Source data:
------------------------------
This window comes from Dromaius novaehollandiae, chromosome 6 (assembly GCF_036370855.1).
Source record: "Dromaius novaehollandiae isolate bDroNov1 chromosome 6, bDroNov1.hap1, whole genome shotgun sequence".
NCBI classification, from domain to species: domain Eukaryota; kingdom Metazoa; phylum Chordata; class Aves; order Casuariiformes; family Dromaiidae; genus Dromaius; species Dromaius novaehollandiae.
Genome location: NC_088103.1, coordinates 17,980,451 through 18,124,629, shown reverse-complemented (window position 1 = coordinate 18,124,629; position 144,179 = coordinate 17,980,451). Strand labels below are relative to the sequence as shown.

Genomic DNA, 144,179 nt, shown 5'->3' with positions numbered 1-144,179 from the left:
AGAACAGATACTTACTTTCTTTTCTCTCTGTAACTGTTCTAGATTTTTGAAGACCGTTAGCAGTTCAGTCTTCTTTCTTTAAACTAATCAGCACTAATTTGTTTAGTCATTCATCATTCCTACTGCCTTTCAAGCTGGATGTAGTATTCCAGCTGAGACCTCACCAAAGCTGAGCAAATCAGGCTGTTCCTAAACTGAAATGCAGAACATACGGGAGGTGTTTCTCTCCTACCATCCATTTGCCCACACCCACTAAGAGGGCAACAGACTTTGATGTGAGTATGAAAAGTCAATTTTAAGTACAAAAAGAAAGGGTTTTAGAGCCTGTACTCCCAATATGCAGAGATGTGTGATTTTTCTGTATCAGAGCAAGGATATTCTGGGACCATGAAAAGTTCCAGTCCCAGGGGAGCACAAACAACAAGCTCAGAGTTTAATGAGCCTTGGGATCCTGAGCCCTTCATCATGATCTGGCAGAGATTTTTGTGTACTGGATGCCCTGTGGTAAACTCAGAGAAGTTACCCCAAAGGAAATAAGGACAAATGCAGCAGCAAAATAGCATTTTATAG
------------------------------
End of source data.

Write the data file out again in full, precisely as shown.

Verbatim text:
This window comes from Dromaius novaehollandiae, chromosome 6 (assembly GCF_036370855.1).
Source record: "Dromaius novaehollandiae isolate bDroNov1 chromosome 6, bDroNov1.hap1, whole genome shotgun sequence".
NCBI classification, from domain to species: domain Eukaryota; kingdom Metazoa; phylum Chordata; class Aves; order Casuariiformes; family Dromaiidae; genus Dromaius; species Dromaius novaehollandiae.
Genome location: NC_088103.1, coordinates 17,980,451 through 18,124,629, shown reverse-complemented (window position 1 = coordinate 18,124,629; position 144,179 = coordinate 17,980,451). Strand labels below are relative to the sequence as shown.

Genomic DNA, 144,179 nt, shown 5'->3' with positions numbered 1-144,179 from the left:
AGAACAGATACTTACTTTCTTTTCTCTCTGTAACTGTTCTAGATTTTTGAAGACCGTTAGCAGTTCAGTCTTCTTTCTTTAAACTAATCAGCACTAATTTGTTTAGTCATTCATCATTCCTACTGCCTTTCAAGCTGGATGTAGTATTCCAGCTGAGACCTCACCAAAGCTGAGCAAATCAGGCTGTTCCTAAACTGAAATGCAGAACATACGGGAGGTGTTTCTCTCCTACCATCCATTTGCCCACACCCACTAAGAGGGCAACAGACTTTGATGTGAGTATGAAAAGTCAATTTTAAGTACAAAAAGAAAGGGTTTTAGAGCCTGTACTCCCAATATGCAGAGATGTGTGATTTTTCTGTATCAGAGCAAGGATATTCTGGGACCATGAAAAGTTCCAGTCCCAGGGGAGCACAAACAACAAGCTCAGAGTTTAATGAGCCTTGGGATCCTGAGCCCTTCATCATGATCTGGCAGAGATTTTTGTGTACTGGATGCCCTGTGGTAAACTCAGAGAAGTTACCCCAAAGGAAATAAGGACAAATGCAGCAGCAAAATAGCATTTTATAG